With record inflation now squeezing American household budgets, you can thank our Senior Fellow Emeritus Steve Entin for shielding U.S. workers from being pushed into higher tax brackets. If ever there was a paycheck protection program, defending people from bracket creep may be the most important one ever designed. It all started some 40 years... View Article

The Latest on the Global Tax Agreement

In recent years, countries have debated significant changes to international tax rules affecting multinational companies. Last October, after negotiations at the Organisation for Economic Co-Operation and Development (OECD), more than 130 member jurisdictions agreed to an outline for new tax rules. Large companies would pay more taxes in countries where they have customers and less... View Article

Taxes and the UK’s new Prime Minister

The UK contest for Boris Johnson’s replacement has concluded: Liz Truss is now the new UK Prime Minister. Her campaign offers clues about what this might mean for UK tax policy, though it is unclear how soon the various plans will be enacted. Like many other countries, the UK is dealing with challenges caused by... View Article

Inflation and Europe’s Personal Income Taxes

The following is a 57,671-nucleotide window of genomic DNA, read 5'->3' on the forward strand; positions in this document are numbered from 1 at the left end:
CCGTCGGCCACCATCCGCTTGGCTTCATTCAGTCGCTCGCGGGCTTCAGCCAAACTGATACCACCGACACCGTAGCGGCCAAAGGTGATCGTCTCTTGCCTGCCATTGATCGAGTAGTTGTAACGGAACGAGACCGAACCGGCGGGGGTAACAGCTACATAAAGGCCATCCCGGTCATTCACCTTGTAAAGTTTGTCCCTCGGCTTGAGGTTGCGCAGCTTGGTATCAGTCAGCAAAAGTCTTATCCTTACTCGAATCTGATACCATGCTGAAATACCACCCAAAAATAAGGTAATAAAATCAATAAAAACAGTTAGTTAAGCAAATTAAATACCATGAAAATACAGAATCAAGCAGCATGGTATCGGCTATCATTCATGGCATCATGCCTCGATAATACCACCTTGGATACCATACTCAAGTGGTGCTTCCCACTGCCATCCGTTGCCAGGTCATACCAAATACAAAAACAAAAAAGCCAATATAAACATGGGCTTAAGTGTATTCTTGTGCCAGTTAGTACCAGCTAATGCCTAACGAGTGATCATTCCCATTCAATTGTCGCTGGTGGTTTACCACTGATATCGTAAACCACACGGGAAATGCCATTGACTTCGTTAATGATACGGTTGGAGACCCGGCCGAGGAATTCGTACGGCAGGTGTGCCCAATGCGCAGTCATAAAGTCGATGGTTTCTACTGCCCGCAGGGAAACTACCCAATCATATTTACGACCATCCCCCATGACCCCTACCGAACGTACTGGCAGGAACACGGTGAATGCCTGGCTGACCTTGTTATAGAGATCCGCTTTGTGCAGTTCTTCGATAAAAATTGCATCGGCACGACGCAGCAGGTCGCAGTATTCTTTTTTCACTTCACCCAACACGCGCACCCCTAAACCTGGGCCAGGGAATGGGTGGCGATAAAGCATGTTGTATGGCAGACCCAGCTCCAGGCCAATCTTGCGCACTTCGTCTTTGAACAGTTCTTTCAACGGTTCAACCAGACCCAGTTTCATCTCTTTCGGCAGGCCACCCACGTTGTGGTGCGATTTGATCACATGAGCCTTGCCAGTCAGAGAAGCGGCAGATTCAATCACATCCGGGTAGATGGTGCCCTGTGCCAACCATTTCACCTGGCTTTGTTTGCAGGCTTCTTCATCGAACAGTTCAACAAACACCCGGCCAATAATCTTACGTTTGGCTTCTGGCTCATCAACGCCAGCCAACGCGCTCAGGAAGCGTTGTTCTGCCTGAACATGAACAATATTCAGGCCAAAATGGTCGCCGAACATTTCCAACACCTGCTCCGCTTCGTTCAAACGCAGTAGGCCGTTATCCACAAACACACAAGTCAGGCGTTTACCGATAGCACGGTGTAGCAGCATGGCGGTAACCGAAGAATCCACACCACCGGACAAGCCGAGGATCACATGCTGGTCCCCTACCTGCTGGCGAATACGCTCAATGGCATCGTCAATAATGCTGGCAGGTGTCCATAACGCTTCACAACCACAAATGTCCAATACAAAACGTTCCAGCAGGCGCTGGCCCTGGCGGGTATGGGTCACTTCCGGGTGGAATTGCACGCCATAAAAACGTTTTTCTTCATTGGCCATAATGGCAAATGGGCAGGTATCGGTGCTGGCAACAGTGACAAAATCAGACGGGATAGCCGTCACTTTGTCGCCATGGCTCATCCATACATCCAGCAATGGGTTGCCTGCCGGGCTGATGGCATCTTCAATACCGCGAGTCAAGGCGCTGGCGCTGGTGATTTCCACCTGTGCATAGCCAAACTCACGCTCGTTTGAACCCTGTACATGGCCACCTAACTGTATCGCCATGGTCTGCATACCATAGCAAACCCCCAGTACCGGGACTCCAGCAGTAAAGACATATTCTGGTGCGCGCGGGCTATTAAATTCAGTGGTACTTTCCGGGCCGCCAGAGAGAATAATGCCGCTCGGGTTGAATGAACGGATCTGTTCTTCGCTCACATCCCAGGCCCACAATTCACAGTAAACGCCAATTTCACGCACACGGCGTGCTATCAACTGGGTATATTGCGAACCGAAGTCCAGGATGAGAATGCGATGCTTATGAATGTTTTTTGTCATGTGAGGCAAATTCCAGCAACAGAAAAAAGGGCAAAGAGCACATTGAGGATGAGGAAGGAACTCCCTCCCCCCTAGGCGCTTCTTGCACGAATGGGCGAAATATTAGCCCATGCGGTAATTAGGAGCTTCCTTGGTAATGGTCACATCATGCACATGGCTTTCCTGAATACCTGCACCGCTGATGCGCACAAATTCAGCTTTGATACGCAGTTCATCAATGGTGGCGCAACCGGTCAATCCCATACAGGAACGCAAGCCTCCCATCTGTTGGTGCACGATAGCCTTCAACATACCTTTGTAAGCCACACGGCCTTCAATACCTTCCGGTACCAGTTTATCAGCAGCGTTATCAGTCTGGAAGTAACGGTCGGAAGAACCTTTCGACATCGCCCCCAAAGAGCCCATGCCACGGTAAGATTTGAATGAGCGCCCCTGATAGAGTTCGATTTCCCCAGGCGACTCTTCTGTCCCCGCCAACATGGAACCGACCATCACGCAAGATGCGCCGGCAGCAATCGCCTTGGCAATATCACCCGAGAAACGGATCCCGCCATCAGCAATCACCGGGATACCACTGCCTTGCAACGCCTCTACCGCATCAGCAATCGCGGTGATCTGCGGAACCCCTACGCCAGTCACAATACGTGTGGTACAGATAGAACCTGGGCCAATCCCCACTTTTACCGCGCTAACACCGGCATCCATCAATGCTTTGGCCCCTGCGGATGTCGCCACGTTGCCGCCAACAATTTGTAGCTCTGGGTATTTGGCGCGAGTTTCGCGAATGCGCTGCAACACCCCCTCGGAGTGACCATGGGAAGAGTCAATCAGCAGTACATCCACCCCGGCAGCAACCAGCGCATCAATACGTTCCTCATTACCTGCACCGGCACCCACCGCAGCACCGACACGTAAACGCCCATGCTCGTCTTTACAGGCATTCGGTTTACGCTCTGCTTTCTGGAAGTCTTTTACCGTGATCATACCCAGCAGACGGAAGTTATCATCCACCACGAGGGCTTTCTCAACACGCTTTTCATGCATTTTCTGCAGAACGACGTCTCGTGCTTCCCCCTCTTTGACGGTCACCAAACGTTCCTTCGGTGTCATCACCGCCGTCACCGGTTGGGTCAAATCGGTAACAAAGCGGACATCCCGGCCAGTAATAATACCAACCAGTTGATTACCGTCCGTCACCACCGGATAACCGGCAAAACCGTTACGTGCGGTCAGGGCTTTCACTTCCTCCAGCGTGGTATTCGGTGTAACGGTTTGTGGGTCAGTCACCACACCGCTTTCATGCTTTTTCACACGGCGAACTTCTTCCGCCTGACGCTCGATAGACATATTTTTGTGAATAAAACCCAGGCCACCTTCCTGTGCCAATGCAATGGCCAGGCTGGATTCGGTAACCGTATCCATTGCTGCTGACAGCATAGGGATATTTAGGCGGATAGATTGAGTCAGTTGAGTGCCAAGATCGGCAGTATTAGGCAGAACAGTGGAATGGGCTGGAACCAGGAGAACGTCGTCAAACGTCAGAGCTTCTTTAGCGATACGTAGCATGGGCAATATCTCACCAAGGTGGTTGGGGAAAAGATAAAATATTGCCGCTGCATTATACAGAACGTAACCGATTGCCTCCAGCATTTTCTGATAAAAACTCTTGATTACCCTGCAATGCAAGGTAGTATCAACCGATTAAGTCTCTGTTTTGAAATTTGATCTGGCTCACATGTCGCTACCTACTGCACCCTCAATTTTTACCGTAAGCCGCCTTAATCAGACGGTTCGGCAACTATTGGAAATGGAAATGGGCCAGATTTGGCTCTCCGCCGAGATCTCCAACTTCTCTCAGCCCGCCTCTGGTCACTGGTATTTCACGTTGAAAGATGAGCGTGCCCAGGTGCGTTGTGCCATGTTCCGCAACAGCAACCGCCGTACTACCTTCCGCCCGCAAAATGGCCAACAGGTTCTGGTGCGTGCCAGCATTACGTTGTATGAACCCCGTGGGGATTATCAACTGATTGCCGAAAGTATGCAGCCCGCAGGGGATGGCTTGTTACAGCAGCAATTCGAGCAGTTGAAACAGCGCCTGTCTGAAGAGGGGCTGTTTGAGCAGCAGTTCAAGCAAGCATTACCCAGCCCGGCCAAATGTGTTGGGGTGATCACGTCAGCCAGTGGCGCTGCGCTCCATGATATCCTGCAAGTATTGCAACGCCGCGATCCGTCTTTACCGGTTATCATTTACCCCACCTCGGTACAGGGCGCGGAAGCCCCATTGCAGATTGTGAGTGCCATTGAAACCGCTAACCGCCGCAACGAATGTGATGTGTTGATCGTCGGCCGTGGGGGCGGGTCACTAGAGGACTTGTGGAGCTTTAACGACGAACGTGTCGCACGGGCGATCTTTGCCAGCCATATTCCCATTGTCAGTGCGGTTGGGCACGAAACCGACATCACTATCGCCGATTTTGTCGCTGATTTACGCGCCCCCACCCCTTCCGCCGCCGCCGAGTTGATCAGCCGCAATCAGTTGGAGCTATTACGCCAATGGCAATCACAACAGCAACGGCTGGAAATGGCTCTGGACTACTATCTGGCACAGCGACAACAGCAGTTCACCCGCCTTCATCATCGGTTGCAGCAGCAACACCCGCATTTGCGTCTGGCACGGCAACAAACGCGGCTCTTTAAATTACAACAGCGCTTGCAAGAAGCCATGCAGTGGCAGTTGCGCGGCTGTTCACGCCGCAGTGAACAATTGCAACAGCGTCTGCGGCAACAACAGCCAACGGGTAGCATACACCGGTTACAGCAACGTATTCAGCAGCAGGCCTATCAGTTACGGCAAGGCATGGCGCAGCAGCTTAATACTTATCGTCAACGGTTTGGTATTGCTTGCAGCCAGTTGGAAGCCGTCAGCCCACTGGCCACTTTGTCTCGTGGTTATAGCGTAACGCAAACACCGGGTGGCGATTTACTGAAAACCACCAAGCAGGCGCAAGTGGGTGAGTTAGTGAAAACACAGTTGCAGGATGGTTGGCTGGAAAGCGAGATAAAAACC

Most countries’ personal income taxes have a progressive structure where tax rates increase as individuals earn higher wages. However, if wages are pushed up by inflation, people may pay higher taxes even if their real earnings have not increased. This is known as bracket creep. In the first quarter of 2022, labor costs in the... View Article

Idaho to Consider Flat Income Tax in Special Session

Idaho Governor Brad Little (R) has called a special session for September 1, 2022, to consider another round of tax reform and relief legislation that would return surplus revenue to taxpayers while making the state’s tax code more economically competitive. House Bill 1 would move Idaho to a flat income tax structure, reduce the rate from... View Article